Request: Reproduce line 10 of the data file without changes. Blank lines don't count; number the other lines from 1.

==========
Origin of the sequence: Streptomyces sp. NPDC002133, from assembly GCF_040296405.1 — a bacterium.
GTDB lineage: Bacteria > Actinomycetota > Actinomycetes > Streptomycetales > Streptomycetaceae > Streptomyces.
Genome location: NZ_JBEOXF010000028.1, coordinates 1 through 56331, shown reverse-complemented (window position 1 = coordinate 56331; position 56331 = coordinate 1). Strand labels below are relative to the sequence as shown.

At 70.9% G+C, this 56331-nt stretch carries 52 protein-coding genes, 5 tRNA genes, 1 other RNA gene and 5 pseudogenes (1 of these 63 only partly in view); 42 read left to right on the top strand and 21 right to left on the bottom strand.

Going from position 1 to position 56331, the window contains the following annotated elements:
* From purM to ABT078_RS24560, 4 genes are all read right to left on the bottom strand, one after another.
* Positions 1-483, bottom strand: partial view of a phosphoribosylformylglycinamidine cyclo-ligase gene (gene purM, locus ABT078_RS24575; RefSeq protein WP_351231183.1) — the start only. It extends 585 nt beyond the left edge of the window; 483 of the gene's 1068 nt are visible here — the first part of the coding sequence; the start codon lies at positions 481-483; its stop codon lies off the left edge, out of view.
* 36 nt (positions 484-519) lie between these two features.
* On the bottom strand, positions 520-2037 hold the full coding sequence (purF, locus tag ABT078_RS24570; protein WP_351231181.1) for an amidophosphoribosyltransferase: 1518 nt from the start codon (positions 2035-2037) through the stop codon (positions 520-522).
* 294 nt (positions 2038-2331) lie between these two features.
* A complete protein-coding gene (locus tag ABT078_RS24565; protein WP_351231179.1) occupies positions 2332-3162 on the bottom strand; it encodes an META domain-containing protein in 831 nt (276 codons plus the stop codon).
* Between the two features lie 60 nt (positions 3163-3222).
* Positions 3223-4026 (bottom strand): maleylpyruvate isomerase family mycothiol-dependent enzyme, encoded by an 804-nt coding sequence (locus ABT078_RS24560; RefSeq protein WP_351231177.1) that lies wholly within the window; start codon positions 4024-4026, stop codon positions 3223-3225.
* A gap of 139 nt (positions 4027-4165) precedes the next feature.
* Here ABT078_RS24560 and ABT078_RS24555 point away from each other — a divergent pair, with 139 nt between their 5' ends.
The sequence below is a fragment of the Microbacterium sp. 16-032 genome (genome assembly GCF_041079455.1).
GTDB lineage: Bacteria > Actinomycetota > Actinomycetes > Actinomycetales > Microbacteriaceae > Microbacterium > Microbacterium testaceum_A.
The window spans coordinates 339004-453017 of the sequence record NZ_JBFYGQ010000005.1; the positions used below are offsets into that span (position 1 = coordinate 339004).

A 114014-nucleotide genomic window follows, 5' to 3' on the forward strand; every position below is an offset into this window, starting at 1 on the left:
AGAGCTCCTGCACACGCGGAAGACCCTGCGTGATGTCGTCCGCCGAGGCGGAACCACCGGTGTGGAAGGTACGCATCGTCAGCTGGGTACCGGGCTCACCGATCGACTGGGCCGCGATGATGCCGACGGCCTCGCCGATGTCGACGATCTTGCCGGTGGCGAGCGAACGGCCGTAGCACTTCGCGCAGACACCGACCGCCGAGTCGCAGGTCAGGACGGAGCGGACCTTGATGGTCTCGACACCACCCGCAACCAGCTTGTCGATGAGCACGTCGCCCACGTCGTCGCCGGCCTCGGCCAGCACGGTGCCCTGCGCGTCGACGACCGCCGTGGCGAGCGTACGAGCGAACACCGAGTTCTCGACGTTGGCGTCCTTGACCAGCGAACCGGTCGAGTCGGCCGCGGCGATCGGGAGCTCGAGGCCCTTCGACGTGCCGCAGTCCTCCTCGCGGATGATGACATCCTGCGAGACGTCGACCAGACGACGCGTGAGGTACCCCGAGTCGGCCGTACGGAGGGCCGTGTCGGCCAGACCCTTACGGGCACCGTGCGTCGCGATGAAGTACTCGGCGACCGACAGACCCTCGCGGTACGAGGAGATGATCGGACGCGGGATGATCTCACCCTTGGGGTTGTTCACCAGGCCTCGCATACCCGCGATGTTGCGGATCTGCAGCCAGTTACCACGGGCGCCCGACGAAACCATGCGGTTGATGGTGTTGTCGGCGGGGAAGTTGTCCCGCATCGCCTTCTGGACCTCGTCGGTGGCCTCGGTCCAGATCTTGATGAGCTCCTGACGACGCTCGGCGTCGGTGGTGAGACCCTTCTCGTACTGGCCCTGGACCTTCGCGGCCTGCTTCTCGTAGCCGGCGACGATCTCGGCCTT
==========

* 294 nt (positions 2038-2331) lie between these two features.